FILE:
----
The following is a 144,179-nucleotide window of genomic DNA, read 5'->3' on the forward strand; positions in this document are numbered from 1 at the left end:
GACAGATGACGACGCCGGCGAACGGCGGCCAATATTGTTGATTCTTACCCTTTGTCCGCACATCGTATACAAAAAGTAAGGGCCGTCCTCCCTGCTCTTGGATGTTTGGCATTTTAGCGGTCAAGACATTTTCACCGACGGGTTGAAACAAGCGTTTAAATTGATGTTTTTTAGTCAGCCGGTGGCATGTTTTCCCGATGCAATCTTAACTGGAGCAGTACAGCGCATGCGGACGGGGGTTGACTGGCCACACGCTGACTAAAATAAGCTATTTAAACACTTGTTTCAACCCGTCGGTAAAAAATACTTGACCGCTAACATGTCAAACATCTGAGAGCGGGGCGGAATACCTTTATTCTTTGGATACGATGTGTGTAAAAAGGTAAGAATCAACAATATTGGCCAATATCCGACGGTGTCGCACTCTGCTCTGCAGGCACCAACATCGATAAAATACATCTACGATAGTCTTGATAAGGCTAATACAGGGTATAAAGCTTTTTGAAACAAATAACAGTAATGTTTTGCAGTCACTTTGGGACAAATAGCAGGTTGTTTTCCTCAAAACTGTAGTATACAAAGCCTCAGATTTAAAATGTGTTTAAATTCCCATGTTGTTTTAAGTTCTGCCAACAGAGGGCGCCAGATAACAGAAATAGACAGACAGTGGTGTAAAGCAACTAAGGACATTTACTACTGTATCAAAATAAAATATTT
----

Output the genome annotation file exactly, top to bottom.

The following is a 144,179-nucleotide window of genomic DNA, read 5'->3' on the forward strand; positions in this document are numbered from 1 at the left end:
GACAGATGACGACGCCGGCGAACGGCGGCCAATATTGTTGATTCTTACCCTTTGTCCGCACATCGTATACAAAAAGTAAGGGCCGTCCTCCCTGCTCTTGGATGTTTGGCATTTTAGCGGTCAAGACATTTTCACCGACGGGTTGAAACAAGCGTTTAAATTGATGTTTTTTAGTCAGCCGGTGGCATGTTTTCCCGATGCAATCTTAACTGGAGCAGTACAGCGCATGCGGACGGGGGTTGACTGGCCACACGCTGACTAAAATAAGCTATTTAAACACTTGTTTCAACCCGTCGGTAAAAAATACTTGACCGCTAACATGTCAAACATCTGAGAGCGGGGCGGAATACCTTTATTCTTTGGATACGATGTGTGTAAAAAGGTAAGAATCAACAATATTGGCCAATATCCGACGGTGTCGCACTCTGCTCTGCAGGCACCAACATCGATAAAATACATCTACGATAGTCTTGATAAGGCTAATACAGGGTATAAAGCTTTTTGAAACAAATAACAGTAATGTTTTGCAGTCACTTTGGGACAAATAGCAGGTTGTTTTCCTCAAAACTGTAGTATACAAAGCCTCAGATTTAAAATGTGTTTAAATTCCCATGTTGTTTTAAGTTCTGCCAACAGAGGGCGCCAGATAACAGAAATAGACAGACAGTGGTGTAAAGCAACTAAGGACATTTACTACTGTATCAAAATAAAATATTT